Amid radiation fears, workers evacuate Fukushima
Workers battling to prevent a nuclear meltdown at Japan's quake-hit Fukushima nuclear power plant have been temporarily evacuated following fears that the containment vessel around reactor no. 3 may have been damaged. Television images showed white smoke, now thought to be steam from the reactor, drifting from the nuclear plant.
Chief government spokesman Yukio Edano said the containment vessel at reactor no. 3 may be damaged and its fuel pool may have heated and produced the steam as well as radiation.
"It is likely that the steam is evaporating from the broken part of reactor no. 3. We have got advice from experts to spray water from above, but there may be some risks if we pour large amounts of water in a very small time," Edano said.
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Image: Smoke coming out of the Fukushima Daiichi nuclear plant in Japan, in this satellite picture
Radiation levels considered harmful to human health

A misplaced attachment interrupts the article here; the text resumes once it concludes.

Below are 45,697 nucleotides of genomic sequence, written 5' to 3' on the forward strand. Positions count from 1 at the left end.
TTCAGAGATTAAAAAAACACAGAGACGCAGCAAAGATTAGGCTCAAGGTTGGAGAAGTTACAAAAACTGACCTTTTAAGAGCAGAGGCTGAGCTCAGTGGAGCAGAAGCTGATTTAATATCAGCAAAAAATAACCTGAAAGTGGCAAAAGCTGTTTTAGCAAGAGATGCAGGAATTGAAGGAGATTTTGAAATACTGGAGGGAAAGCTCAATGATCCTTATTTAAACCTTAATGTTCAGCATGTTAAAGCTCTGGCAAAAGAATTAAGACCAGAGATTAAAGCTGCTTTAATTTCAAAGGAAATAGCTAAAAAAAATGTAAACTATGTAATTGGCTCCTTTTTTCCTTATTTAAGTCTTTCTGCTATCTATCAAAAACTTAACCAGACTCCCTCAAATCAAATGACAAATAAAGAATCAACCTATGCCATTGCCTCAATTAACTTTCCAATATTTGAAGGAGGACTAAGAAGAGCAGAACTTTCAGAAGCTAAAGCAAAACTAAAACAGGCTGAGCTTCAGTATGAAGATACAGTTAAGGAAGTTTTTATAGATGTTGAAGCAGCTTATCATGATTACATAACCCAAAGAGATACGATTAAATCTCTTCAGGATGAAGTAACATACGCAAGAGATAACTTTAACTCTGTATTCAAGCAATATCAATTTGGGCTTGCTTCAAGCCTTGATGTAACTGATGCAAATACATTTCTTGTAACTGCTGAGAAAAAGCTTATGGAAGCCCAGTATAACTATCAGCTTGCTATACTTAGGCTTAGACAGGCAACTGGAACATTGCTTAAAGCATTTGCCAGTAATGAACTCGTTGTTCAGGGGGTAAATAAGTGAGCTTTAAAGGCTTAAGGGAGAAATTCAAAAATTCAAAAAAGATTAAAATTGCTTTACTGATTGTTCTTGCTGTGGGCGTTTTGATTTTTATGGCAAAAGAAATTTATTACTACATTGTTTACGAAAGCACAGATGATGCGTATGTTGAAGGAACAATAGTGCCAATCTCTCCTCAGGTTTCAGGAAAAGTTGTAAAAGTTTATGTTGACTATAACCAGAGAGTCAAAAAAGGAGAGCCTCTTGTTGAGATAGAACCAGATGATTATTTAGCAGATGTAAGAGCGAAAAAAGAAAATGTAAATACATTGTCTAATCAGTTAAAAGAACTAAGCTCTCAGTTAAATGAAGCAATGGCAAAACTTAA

Image: Medical staff screen people at a public welfare centre in Niigata, northern Japan
Photographs: Yuriko Nakao/Reuters
All reactors experiencing problems
All six of the plant's reactors are experiencing problems following last Friday's earthquake and tsunami, in which an estimated 10,000 people have died. At least 750 workers were evacuated on Tuesday morning after an explosion ruptured the inner containment building at reactor no. 2, but 50 workers had stayed behind.
Taking shelter when possible in the reactor's control room, which is heavily shielded from radiation, they had pumped hundreds of gallons of seawater a minute into reactor numbers 1, 2 and 3.
Image: An archival photo of the Fukushima nuclear plant